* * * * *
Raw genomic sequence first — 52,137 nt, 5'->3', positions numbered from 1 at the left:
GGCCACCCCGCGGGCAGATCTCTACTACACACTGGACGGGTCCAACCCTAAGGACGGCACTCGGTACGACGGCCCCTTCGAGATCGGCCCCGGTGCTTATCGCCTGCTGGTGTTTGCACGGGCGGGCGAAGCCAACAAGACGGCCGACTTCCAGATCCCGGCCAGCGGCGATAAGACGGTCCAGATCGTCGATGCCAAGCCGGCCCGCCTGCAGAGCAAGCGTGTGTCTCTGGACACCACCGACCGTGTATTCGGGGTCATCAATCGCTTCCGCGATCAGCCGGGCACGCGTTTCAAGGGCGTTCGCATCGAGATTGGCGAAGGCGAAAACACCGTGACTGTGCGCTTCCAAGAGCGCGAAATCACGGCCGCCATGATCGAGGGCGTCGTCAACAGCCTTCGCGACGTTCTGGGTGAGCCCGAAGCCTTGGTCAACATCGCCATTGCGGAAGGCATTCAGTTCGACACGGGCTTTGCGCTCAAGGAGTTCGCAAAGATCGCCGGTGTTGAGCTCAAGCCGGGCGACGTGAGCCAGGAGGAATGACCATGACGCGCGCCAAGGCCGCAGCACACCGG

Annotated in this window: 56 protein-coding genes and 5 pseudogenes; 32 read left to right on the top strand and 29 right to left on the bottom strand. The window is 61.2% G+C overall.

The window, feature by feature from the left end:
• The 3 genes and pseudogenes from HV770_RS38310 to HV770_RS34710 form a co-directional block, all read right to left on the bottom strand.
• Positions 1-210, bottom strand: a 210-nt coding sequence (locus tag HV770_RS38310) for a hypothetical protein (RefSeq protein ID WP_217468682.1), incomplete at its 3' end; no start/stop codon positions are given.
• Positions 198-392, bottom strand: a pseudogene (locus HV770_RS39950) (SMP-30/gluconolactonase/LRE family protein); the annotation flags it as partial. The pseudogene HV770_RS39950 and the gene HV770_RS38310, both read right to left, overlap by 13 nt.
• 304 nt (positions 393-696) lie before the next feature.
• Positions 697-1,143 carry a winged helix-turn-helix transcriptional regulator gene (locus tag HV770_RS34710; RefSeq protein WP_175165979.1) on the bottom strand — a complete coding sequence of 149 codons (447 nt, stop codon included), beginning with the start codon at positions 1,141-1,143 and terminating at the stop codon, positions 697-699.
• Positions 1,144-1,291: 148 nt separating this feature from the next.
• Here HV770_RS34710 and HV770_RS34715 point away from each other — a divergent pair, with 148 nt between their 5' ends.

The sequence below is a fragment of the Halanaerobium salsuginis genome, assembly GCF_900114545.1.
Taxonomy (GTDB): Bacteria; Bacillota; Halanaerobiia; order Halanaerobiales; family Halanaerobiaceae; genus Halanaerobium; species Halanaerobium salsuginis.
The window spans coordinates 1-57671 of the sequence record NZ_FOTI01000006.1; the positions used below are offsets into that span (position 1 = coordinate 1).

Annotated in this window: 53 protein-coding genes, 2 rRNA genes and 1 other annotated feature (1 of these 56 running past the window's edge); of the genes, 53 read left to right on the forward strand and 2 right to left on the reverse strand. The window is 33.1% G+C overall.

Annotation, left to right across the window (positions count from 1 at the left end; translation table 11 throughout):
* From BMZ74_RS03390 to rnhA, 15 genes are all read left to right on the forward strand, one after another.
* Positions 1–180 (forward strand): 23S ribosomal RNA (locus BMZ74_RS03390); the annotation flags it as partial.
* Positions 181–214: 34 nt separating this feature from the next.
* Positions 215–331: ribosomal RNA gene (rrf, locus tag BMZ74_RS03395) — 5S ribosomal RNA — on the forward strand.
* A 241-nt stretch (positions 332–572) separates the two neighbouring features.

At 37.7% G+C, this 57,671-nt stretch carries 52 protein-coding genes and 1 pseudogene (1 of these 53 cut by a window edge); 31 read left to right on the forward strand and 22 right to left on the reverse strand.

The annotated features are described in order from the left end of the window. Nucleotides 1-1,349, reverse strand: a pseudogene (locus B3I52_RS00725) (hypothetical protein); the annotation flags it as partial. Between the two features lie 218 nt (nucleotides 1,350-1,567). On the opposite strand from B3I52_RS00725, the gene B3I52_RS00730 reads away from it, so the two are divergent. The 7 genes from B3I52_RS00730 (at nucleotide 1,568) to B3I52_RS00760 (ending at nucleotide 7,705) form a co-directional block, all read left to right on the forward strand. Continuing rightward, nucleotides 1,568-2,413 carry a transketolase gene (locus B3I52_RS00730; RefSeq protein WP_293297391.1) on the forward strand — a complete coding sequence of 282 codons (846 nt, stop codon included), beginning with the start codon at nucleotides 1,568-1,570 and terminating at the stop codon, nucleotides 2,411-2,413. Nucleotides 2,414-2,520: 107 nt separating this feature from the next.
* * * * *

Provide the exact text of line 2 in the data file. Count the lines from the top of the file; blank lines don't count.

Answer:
GGCCACCCCGCGGGCAGATCTCTACTACACACTGGACGGGTCCAACCCTAAGGACGGCACTCGGTACGACGGCCCCTTCGAGATCGGCCCCGGTGCTTATCGCCTGCTGGTGTTTGCACGGGCGGGCGAAGCCAACAAGACGGCCGACTTCCAGATCCCGGCCAGCGGCGATAAGACGGTCCAGATCGTCGATGCCAAGCCGGCCCGCCTGCAGAGCAAGCGTGTGTCTCTGGACACCACCGACCGTGTATTCGGGGTCATCAATCGCTTCCGCGATCAGCCGGGCACGCGTTTCAAGGGCGTTCGCATCGAGATTGGCGAAGGCGAAAACACCGTGACTGTGCGCTTCCAAGAGCGCGAAATCACGGCCGCCATGATCGAGGGCGTCGTCAACAGCCTTCGCGACGTTCTGGGTGAGCCCGAAGCCTTGGTCAACATCGCCATTGCGGAAGGCATTCAGTTCGACACGGGCTTTGCGCTCAAGGAGTTCGCAAAGATCGCCGGTGTTGAGCTCAAGCCGGGCGACGTGAGCCAGGAGGAATGACCATGACGCGCGCCAAGGCCGCAGCACACCGG